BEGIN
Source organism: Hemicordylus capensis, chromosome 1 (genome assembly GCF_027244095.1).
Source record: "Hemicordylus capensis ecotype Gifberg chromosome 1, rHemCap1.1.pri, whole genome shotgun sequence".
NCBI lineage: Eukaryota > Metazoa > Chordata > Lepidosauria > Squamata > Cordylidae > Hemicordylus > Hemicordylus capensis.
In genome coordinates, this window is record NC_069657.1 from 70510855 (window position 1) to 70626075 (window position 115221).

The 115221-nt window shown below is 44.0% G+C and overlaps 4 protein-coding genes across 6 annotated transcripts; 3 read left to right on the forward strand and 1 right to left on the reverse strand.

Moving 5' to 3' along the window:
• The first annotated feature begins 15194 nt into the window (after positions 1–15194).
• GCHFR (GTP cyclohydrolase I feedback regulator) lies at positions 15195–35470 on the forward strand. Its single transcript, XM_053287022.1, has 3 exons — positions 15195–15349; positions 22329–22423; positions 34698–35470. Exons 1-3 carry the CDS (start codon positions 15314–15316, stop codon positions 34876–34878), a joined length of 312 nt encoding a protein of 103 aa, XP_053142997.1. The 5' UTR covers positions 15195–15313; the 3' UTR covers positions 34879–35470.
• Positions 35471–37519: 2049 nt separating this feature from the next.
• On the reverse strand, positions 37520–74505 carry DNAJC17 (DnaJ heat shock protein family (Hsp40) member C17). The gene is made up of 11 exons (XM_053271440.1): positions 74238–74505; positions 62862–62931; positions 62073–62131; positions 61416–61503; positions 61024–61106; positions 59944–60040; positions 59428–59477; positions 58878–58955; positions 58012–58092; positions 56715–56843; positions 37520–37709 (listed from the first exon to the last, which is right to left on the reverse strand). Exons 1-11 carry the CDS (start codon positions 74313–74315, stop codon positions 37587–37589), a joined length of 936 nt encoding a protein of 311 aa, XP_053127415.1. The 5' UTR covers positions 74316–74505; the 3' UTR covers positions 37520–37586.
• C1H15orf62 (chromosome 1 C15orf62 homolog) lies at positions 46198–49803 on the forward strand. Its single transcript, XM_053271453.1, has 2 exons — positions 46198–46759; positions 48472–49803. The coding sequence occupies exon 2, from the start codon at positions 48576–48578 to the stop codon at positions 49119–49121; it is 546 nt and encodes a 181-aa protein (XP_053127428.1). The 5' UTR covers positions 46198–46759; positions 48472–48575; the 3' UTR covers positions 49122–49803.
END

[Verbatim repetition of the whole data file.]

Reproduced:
Source organism: Hemicordylus capensis, chromosome 1 (genome assembly GCF_027244095.1).
Source record: "Hemicordylus capensis ecotype Gifberg chromosome 1, rHemCap1.1.pri, whole genome shotgun sequence".
NCBI lineage: Eukaryota > Metazoa > Chordata > Lepidosauria > Squamata > Cordylidae > Hemicordylus > Hemicordylus capensis.
In genome coordinates, this window is record NC_069657.1 from 70510855 (window position 1) to 70626075 (window position 115221).

The 115221-nt window shown below is 44.0% G+C and overlaps 4 protein-coding genes across 6 annotated transcripts; 3 read left to right on the forward strand and 1 right to left on the reverse strand.

Moving 5' to 3' along the window:
• The first annotated feature begins 15194 nt into the window (after positions 1–15194).
• GCHFR (GTP cyclohydrolase I feedback regulator) lies at positions 15195–35470 on the forward strand. Its single transcript, XM_053287022.1, has 3 exons — positions 15195–15349; positions 22329–22423; positions 34698–35470. Exons 1-3 carry the CDS (start codon positions 15314–15316, stop codon positions 34876–34878), a joined length of 312 nt encoding a protein of 103 aa, XP_053142997.1. The 5' UTR covers positions 15195–15313; the 3' UTR covers positions 34879–35470.
• Positions 35471–37519: 2049 nt separating this feature from the next.
• On the reverse strand, positions 37520–74505 carry DNAJC17 (DnaJ heat shock protein family (Hsp40) member C17). The gene is made up of 11 exons (XM_053271440.1): positions 74238–74505; positions 62862–62931; positions 62073–62131; positions 61416–61503; positions 61024–61106; positions 59944–60040; positions 59428–59477; positions 58878–58955; positions 58012–58092; positions 56715–56843; positions 37520–37709 (listed from the first exon to the last, which is right to left on the reverse strand). Exons 1-11 carry the CDS (start codon positions 74313–74315, stop codon positions 37587–37589), a joined length of 936 nt encoding a protein of 311 aa, XP_053127415.1. The 5' UTR covers positions 74316–74505; the 3' UTR covers positions 37520–37586.
• C1H15orf62 (chromosome 1 C15orf62 homolog) lies at positions 46198–49803 on the forward strand. Its single transcript, XM_053271453.1, has 2 exons — positions 46198–46759; positions 48472–49803. The coding sequence occupies exon 2, from the start codon at positions 48576–48578 to the stop codon at positions 49119–49121; it is 546 nt and encodes a 181-aa protein (XP_053127428.1). The 5' UTR covers positions 46198–46759; positions 48472–48575; the 3' UTR covers positions 49122–49803.